Autism Research: November 14, 2014 Week in Review

ResearchResearchers use facial recognition study for individuals with autism

Individuals on the autistic spectrum often have difficulties with recognizing and interpreting facial expressions, a new study, Impaired Perception of Facial Motion in Autism Spectrum Disorder, has found. Researchers at Brunel University looked into how 14 individuals with high functioning Autism Spectrum Disorder (ASD), recognized facial motions as a clue to a person’s social identity. The research supports evidence that these impairments in perceiving biological motion may be an indicator that may underlie the difficulties with social interaction. This is in direct contrast to the suggestions that have previously been stated in that poor attention skills are the reason for this problem. Dr Justin O’Brien, from Brunel University London, said: “Our data indicates that people with ASD are unable to pick up on changing visual information that informs their judgment of someone’s identity or emotional state, and that this could contribute to difficulties in social interaction.”

Geneticists research brain development in individuals with autism

The Department of Molecular Human Genetics at Heidelberg University Hospital have created a new mouse model to show how a  genetic mutation is linked to a specific type of autism and how it affects both brain development and behavior. For individuals with a specific form of autism, a protein known as  FOXP1 cannot be synthesized, which then leads to a degenerative role in the individual’s ability of perception.This  new mouse model will allow better understanding of the brain and the role that this protein plays. Researchers hope to find out the response paths that are disrupted which will hopefully be a starting point for more targeted treatment.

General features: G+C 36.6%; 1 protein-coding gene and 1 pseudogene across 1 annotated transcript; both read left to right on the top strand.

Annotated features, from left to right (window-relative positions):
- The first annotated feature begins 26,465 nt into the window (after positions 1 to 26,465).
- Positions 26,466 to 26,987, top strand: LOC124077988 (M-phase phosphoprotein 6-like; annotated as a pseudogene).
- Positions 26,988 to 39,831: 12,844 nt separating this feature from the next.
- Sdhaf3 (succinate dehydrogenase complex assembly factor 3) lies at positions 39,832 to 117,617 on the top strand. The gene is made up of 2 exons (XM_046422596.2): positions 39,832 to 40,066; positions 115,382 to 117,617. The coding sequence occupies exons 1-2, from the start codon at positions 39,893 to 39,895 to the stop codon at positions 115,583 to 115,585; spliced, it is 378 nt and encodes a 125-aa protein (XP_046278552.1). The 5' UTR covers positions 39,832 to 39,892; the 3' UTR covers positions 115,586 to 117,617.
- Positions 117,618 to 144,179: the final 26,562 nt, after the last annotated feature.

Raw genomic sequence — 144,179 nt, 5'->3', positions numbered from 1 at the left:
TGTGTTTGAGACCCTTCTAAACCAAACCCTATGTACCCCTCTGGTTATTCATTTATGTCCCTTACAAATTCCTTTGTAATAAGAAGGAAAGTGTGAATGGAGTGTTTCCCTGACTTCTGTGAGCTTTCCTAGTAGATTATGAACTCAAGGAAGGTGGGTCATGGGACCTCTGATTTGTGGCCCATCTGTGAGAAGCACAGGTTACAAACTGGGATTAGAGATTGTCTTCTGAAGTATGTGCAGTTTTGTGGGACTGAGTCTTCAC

Brain-specific Foxp1 deletion impairs neuronal development and causes autistic-like behaviour. Bacon C, Schneider M, Le Magueresse C, Froehlich H, Sticht C, Gluch C, Monyer H, Rappold GA. Mol Psychiatry. 2014 Sep 30. DOI: 10.1038/mp.2014.116.

San Diego Autism Researchers use teeth to aid autism research

Alysson Muotri an autism researcher from  UC San Diego has isolated cells from extracted teeth in order to study genetic markers. The program is known as the Tooth Fairy Project and Muotri told: “It’s completely non-invasive and it’s an easy way to engage the families to participate in the science.” The study published in  Molecular Psychiatry, studied the teeth extracted from 300 children  and extracted cells from the teeth into brain cells. When these cells were observed under a microscope different sizes and shapes of neurons were seen as well as connectivity problems between brain cells.

Darting mice help to solve mystery of autism and bipolar disorder

A darting mouse may help solve the mysetery of Attention Deficit Hyperactivity Disorder (ADHD) and autism.  The study carried out by researchers from  Vanderbilt University published their findings in the Proceedings of the National Academy of Sciences. Researchers injected a rare genetic variation found in the dopamine transporter (DAT) into a transgenic mousen in the hope of eventually finding a treatment and diagnosis for these conditions. Autism Daily Newscast recently reported on this research and the article can be read here.
The rare DAT coding variant Val559 perturbs DA neuron function, changes behavior, and alters in vivo responses to psychostimulants, Marc A. Mergy,  E4779–E4788, DOI: 10.1073/pnas.1417294111

How brain mapping help us perceive the world

Scientists based at The Scripps Research Institute (TSRI) have found that ‘moving forward’ helps the brain to normally perceive the world. Researchers also found that the relationship between the neurons located in the eye and the brain is much more complicated that initially perceived.  They found that the order in which a human sees things can help us in perceiving time and what is around us.Hollis Cline, senior author of the study told: “We were trying to understand how that happens and the rules used during brain development,” The research has been published in the journal Proceedings of the National Academy of Sciences.
M. Hiramoto, H. T. Cline. Optic flow instructs retinotopic map formation through a spatial to temporal to spatial transformation of visual information. Proceedings of the National Academy of Sciences, 2014; DOI: 10.1073/pnas.1416953111

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